The Finnish Union of University Professors and The Finnish Union of University Researchers and Teachers published in the spring their joint objectives for the spring 2019 parliamentary elections. Parties and candidates should acquaint themselves with our objectives. Sustainable solutions to difficult problems are constructed through scientific research and development activity. Active scientific research and artistic activity are also the cornerstones of higher teaching.
During the spring and early summer, the Finnish Union of University Professors and The Finnish Union of University Researchers and Teachers have together met parties’ members of parliament and their assistants to discuss the unions’ joint election objectives. From both unions, the Chairs and the Executive Directors of the unions participated in these meetings. The composition has varied depending on participants’ calendars.
The discussions that have been had have been, if not breakthroughs, at least steps in the right direction. Particular attention has been paid to Finnish universities’ good research and education, to the university as a workplace and to the critical importance of sustainable basic funding.
The high quality of Finnish research and education can only be praised. In the spring, Times Higher Education evaluated Finnish universities as the best in the world when countries’ economic development is taken into account. OECD, too, complimented the efficiency with which Finnish universities use the funding they receive for the good of the nation. The latest news tells us that the University of Helsinki has gone up to place 57 in the Shanghai rankings and our other universities have also placed well. It is important to recognise and acknowledge the positive qualities and results associated with Finnish universities. Universities are worth the investment.
Often universities are viewed as a temporary phase of life associated with studying. For us employees, however, the university is also the workplace of experts and support staff. The objective of the Vision for higher education and research in 2030 is to turn higher education institutions into the best workplaces in Finland during one decade. Unfortunately, even according to the vision, the staff feels their well-being at work has decreased because of increased administrative strain, the uncertainty of employment and decreased opportunities for participation and influence.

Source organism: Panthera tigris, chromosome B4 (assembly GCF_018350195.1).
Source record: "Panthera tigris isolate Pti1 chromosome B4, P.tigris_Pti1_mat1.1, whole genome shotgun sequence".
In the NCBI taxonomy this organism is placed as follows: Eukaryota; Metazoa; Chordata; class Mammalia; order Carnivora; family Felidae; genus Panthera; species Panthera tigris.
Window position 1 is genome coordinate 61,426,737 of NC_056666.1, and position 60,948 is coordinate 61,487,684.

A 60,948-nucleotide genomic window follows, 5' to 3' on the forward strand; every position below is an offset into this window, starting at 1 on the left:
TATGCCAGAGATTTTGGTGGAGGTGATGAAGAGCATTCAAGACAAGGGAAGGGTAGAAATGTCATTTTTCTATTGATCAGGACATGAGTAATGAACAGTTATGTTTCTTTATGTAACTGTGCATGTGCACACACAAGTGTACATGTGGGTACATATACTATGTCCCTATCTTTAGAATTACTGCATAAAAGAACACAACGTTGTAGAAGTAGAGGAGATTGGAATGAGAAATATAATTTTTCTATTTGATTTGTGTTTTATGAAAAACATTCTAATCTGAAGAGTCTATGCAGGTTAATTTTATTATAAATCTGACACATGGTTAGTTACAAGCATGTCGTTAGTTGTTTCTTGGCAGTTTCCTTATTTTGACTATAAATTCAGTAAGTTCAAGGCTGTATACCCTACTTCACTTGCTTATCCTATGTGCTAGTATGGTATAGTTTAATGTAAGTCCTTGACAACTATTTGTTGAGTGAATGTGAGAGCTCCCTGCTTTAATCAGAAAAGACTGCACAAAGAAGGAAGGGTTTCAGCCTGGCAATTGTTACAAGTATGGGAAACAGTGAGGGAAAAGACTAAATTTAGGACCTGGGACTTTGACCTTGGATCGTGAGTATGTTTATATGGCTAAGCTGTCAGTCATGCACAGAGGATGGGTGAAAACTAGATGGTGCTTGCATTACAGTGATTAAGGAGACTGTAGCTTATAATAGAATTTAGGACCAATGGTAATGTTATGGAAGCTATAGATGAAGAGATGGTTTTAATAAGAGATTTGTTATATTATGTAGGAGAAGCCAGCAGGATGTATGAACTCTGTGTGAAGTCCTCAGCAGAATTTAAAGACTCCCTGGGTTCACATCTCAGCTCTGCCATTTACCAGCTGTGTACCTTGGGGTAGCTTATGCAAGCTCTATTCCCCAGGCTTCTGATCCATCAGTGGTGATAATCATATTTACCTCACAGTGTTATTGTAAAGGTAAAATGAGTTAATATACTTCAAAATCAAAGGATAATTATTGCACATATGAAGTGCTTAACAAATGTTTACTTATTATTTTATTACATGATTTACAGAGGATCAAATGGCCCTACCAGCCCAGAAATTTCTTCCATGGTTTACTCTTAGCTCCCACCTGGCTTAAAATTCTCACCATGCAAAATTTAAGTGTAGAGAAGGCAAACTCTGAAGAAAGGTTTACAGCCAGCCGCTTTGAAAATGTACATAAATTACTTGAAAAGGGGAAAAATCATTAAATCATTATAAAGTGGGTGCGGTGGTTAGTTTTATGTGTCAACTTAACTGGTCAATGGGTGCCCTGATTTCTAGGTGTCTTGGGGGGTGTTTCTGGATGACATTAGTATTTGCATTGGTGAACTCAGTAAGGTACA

In decreasing strain and uncertainty, satisfactory basic funding is important. Fluctuating funding and the changing of funding criteria make long-term and systematic activity difficult. When the former is connected to fashionable management ideologies, the objective of the vision cannot be reached through small changes. The members of the university community deserve sustainable and satisfactory basic funding and a true opportunity to participate in developing the community and in decision-making. The latter is also connected to needs to change the legislation.
The numbers from OECD show a dive in Finnish research funding. A situation has been created where we have been made to compete with the quality of research plans, not so much with results. An unreasonable amount of our researchers’ time is spent acquiring funding with relation to the funding that is received. To present it in a pointed way, resources go into applications instead of research. The basic funding of universities – really, basic funding – needs to be brought up to a steady level and on to a developing course. The university index needs to be restored.
What did I personally learn from the discussions in the spring and early summer? At least that universities are primarily viewed as educational establishments. The view is wrong, but understandable. The connection that Finnish people have to universities is constructed through studying. A view of a university as just a school has promoted the sliding of the discussion into the wrong direction. The discussion is dominated by educational policy and labour policy. Even so that educational policy is subordinate to labour policy.
In this situation, our task in the university community is to talk about the daring issues we research and develop. We need to be the ones to explain how basic research and development work will take Finland forward. The discussion needs to be steered from labour and educational policy to science policy. The dialogue can be initiated, for instance, by asking the parliament members of one’s own region about their and their parties’ science policy objectives.
Chair, The Finnish Union of University professors
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